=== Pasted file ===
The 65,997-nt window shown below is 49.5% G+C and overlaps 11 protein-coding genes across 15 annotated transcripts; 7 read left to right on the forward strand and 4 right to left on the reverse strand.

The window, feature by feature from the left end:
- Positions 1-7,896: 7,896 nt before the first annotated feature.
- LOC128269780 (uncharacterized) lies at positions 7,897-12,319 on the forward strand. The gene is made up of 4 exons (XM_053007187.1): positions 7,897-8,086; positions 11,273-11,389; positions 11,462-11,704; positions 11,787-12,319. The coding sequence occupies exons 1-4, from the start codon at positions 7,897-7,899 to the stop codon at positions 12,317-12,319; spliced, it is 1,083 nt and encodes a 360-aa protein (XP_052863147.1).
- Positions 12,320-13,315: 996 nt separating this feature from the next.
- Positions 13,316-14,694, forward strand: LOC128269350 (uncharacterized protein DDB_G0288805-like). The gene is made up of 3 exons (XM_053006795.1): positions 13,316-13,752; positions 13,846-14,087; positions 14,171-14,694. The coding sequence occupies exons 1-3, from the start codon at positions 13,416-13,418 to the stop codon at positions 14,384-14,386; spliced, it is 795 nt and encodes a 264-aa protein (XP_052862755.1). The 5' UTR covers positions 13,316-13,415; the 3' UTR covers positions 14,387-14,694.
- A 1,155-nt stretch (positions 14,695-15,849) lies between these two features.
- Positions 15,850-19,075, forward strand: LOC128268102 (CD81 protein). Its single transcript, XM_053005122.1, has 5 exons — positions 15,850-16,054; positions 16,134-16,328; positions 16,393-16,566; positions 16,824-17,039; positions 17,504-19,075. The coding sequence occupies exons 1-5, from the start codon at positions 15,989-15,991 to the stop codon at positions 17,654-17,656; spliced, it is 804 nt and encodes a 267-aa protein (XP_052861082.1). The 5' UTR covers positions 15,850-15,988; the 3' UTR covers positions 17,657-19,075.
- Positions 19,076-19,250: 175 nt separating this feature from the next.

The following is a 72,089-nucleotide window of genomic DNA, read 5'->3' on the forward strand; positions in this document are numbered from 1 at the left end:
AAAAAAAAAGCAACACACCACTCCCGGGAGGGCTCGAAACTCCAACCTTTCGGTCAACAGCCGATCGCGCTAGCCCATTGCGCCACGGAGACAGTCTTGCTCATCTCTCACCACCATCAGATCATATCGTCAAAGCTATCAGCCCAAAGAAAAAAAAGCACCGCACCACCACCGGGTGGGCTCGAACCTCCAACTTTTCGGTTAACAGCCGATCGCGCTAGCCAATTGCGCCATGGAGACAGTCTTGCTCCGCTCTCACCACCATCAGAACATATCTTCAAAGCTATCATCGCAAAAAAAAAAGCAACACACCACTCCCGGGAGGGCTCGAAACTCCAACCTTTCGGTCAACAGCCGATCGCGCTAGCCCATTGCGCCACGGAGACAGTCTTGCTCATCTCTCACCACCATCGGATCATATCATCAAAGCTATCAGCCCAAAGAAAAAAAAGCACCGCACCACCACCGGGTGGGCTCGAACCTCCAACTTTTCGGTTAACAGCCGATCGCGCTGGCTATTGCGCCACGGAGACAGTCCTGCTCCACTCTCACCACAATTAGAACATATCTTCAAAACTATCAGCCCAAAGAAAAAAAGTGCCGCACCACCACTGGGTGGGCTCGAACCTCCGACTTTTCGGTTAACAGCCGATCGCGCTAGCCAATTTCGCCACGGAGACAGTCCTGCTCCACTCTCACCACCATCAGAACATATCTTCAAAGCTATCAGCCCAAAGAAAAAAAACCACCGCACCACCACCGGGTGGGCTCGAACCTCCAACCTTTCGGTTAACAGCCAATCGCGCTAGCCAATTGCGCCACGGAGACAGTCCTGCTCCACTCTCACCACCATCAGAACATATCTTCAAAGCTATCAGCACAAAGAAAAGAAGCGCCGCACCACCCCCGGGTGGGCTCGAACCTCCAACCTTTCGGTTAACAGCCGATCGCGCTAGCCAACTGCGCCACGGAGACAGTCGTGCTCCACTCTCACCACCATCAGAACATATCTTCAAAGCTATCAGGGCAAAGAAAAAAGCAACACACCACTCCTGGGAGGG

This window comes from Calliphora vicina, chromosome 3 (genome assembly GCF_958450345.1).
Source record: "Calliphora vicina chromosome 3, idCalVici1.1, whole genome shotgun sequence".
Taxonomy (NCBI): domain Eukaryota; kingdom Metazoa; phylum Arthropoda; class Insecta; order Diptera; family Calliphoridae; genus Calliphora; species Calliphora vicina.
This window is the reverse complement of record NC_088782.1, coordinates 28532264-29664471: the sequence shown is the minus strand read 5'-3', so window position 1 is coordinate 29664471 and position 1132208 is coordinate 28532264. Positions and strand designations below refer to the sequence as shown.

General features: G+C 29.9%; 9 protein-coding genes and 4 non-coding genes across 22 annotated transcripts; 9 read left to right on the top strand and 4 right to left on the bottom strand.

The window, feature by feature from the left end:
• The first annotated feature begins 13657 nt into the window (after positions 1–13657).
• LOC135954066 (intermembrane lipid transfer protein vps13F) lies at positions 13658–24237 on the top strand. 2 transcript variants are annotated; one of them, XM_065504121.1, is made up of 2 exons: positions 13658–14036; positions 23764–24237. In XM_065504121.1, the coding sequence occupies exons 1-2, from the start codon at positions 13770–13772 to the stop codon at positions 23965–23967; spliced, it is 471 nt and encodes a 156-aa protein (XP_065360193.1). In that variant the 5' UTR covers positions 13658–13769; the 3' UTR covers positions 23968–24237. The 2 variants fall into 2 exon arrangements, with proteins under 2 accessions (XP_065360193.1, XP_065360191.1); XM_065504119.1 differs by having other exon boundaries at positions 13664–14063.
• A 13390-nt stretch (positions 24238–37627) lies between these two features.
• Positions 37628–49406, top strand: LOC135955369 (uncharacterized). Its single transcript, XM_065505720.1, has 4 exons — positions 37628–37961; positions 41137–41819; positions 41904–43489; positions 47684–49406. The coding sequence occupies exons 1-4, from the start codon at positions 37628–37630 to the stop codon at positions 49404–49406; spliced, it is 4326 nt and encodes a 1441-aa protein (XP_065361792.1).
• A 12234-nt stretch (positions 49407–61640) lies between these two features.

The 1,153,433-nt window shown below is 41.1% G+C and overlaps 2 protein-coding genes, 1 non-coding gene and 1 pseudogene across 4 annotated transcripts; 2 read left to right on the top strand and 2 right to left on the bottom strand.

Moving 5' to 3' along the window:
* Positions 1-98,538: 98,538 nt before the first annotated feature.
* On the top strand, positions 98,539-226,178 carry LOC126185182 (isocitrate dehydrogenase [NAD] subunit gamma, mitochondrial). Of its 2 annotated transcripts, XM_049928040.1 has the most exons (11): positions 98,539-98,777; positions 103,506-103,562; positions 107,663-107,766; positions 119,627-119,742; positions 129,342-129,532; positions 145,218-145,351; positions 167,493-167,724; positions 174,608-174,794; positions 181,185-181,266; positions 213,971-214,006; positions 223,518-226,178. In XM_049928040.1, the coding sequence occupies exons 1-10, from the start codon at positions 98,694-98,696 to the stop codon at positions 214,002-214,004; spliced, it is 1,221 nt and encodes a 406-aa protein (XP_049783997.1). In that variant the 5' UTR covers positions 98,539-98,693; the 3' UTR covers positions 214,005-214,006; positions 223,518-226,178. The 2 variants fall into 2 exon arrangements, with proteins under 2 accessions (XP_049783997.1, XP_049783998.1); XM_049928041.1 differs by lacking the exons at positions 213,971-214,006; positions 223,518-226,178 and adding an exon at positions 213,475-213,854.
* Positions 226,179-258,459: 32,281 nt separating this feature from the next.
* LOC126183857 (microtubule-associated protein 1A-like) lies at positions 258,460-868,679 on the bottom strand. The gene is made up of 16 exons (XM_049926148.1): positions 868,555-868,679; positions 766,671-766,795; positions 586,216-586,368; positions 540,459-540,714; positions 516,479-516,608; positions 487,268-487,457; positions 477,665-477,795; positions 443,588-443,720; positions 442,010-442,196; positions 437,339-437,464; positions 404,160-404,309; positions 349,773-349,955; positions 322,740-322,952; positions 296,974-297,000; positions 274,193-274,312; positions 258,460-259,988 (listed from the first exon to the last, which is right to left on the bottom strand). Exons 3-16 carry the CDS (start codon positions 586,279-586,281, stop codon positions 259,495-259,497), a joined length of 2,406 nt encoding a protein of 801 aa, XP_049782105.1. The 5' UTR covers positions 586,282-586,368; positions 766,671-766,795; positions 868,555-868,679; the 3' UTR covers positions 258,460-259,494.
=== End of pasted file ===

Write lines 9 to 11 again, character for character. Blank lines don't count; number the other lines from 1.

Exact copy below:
- Positions 19,076-19,250: 175 nt separating this feature from the next.

The following is a 72,089-nucleotide window of genomic DNA, read 5'->3' on the forward strand; positions in this document are numbered from 1 at the left end:
AAAAAAAAAGCAACACACCACTCCCGGGAGGGCTCGAAACTCCAACCTTTCGGTCAACAGCCGATCGCGCTAGCCCATTGCGCCACGGAGACAGTCTTGCTCATCTCTCACCACCATCAGATCATATCGTCAAAGCTATCAGCCCAAAGAAAAAAAAGCACCGCACCACCACCGGGTGGGCTCGAACCTCCAACTTTTCGGTTAACAGCCGATCGCGCTAGCCAATTGCGCCATGGAGACAGTCTTGCTCCGCTCTCACCACCATCAGAACATATCTTCAAAGCTATCATCGCAAAAAAAAAAGCAACACACCACTCCCGGGAGGGCTCGAAACTCCAACCTTTCGGTCAACAGCCGATCGCGCTAGCCCATTGCGCCACGGAGACAGTCTTGCTCATCTCTCACCACCATCGGATCATATCATCAAAGCTATCAGCCCAAAGAAAAAAAAGCACCGCACCACCACCGGGTGGGCTCGAACCTCCAACTTTTCGGTTAACAGCCGATCGCGCTGGCTATTGCGCCACGGAGACAGTCCTGCTCCACTCTCACCACAATTAGAACATATCTTCAAAACTATCAGCCCAAAGAAAAAAAGTGCCGCACCACCACTGGGTGGGCTCGAACCTCCGACTTTTCGGTTAACAGCCGATCGCGCTAGCCAATTTCGCCACGGAGACAGTCCTGCTCCACTCTCACCACCATCAGAACATATCTTCAAAGCTATCAGCCCAAAGAAAAAAAACCACCGCACCACCACCGGGTGGGCTCGAACCTCCAACCTTTCGGTTAACAGCCAATCGCGCTAGCCAATTGCGCCACGGAGACAGTCCTGCTCCACTCTCACCACCATCAGAACATATCTTCAAAGCTATCAGCACAAAGAAAAGAAGCGCCGCACCACCCCCGGGTGGGCTCGAACCTCCAACCTTTCGGTTAACAGCCGATCGCGCTAGCCAACTGCGCCACGGAGACAGTCGTGCTCCACTCTCACCACCATCAGAACATATCTTCAAAGCTATCAGGGCAAAGAAAAAAGCAACACACCACTCCTGGGAGGG